Scientist says Taung Child killed by bird

January 13, 2006

A U.S. paleontologist working in South Africa says he has unraveled what the cause of death was for the first ape-man fossil discovered in Africa.

Scientists have argued for decades about what killed the Taung Child found in 1924 -- some had believed the child was killed by leopards.

However, Lee Berger working at South Africa's University of the Witwatersrand suggests that the Taung child had been attacked from above by a bird of prey, the BBC reported Friday.

The Taung child, believed to belong to the humanlike species Australopithecus africanus, is considered to be the most photographed and observed fossil in history.

Berger told the BBC the injuries on the Taung Child's skull mimic those of on the skull of a baboon killed by an eagle.

"Can you imagine what it must have been like back then?" Berger asked. "Not only were we afraid of cats, and leopards -- you had to watch for aerial attacks from these ferocious predators preying on your young."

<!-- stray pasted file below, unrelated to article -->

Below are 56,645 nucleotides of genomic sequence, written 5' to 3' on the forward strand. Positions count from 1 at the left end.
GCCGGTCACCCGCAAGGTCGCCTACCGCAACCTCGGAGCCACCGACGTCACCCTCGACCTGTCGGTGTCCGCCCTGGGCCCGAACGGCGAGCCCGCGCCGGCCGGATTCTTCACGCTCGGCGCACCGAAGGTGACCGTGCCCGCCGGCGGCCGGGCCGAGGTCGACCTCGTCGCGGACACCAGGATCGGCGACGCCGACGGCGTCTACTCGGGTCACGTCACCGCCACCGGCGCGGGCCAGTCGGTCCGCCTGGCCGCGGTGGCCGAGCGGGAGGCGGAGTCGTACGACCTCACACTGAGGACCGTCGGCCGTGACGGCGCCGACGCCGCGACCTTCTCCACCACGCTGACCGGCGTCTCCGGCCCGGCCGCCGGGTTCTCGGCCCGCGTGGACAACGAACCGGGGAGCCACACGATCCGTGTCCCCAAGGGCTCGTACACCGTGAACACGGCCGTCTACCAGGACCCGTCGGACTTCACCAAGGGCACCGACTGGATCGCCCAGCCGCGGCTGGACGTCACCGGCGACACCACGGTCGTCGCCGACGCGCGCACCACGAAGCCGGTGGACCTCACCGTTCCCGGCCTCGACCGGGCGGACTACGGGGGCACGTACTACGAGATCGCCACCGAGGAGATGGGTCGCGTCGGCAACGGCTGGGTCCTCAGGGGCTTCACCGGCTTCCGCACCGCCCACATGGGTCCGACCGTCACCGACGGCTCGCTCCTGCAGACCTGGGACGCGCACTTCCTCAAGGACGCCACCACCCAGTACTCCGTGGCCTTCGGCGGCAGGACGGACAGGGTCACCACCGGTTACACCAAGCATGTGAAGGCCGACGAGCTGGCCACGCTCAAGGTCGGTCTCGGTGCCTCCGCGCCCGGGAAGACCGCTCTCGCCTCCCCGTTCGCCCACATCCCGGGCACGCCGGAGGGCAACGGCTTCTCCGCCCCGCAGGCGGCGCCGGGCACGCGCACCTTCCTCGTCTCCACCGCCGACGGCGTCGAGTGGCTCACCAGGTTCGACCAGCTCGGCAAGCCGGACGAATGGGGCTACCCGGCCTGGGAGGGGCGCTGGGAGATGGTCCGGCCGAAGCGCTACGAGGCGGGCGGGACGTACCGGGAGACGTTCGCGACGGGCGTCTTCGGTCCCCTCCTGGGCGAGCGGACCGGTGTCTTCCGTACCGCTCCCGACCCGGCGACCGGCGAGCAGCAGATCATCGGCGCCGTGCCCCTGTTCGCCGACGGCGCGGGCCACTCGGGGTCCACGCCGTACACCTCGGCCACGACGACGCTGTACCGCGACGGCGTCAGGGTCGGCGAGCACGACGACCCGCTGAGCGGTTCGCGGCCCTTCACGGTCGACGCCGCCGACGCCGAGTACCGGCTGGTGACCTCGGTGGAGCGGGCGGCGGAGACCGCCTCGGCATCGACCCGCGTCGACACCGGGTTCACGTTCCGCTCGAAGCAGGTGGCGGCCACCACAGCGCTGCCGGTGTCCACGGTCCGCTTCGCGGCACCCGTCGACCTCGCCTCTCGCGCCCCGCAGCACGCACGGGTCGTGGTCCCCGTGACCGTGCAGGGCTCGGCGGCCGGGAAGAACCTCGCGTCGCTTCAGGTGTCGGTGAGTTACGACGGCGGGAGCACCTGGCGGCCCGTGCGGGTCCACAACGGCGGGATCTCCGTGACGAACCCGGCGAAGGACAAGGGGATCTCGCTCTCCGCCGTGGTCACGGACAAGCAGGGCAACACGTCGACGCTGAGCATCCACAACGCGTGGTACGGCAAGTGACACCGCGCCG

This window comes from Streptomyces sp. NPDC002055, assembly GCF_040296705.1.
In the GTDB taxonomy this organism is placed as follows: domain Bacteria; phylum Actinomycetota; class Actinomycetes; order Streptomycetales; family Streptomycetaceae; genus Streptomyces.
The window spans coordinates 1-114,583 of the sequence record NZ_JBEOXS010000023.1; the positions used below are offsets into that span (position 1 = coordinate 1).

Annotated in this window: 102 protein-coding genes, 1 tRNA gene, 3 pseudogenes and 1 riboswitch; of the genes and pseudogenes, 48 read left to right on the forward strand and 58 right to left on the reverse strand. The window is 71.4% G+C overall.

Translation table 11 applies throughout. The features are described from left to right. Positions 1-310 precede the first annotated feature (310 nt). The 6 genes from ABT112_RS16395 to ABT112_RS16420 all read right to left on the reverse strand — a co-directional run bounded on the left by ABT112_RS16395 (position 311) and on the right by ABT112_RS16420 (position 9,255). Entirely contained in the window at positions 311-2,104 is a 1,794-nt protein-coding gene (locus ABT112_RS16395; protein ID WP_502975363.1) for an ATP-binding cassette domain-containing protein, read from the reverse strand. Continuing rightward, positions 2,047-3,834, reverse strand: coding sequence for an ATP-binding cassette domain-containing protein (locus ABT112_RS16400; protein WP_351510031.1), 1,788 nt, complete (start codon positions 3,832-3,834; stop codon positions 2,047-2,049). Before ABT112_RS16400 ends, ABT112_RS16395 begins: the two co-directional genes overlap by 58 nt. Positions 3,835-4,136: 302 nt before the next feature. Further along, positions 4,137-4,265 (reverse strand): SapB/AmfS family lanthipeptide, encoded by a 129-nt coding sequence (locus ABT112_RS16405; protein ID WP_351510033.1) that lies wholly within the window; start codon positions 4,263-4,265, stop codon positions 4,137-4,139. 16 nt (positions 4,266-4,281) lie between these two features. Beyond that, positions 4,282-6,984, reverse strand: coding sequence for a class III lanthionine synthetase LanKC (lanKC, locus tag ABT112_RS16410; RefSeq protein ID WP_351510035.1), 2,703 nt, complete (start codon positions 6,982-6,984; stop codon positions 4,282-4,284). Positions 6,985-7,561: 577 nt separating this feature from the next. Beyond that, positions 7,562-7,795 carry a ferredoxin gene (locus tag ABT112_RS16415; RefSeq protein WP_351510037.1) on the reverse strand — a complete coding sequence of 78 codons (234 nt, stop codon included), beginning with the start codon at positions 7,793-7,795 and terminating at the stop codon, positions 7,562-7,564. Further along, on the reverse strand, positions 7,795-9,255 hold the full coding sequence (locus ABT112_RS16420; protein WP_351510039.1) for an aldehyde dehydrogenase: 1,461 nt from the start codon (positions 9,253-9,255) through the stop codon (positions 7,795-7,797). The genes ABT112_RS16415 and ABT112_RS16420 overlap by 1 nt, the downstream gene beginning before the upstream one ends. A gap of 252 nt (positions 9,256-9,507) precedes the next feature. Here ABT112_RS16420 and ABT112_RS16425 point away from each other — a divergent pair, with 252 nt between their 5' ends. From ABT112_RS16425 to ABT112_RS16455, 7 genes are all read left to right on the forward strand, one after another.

Copyright 2006 by United Press International

Related Stories

Recommended for you

Researchers build bacteria's photosynthetic engine

July 29, 2015

Nearly all life on Earth depends on photosynthesis, the conversion of light energy into chemical energy. Oxygen-producing plants and cyanobacteria perfected this process 2.7 billion years ago. But the first photosynthetic ...

Dense star clusters shown to be binary black hole factories

July 29, 2015

The coalescence of two black holes—a very violent and exotic event—is one of the most sought-after observations of modern astronomy. But, as these mergers emit no light of any kind, finding such elusive events has been ...

Scientists unlock secrets of stars through aluminium

July 29, 2015

Physicists at the University of York have revealed a new understanding of nucleosynthesis in stars, providing insight into the role massive stars play in the evolution of the Milky Way and the origins of the Solar System.

Yarn from slaughterhouse waste

July 29, 2015

ETH researchers have developed a yarn from ordinary gelatine that has good qualities similar to those of merino wool fibers. Now they are working on making the yarn even more water resistant.

Studies reveal details of error correction in cell division

July 29, 2015

Cell biologists led by Thomas Maresca at the University of Massachusetts Amherst, with collaborators elsewhere, report an advance in understanding the workings of an error correction mechanism that helps cells detect and ...

0 comments

Please sign in to add a comment. Registration is free, and takes less than a minute. Read more

Click here to reset your password.
Sign in to get notified via email when new comments are made.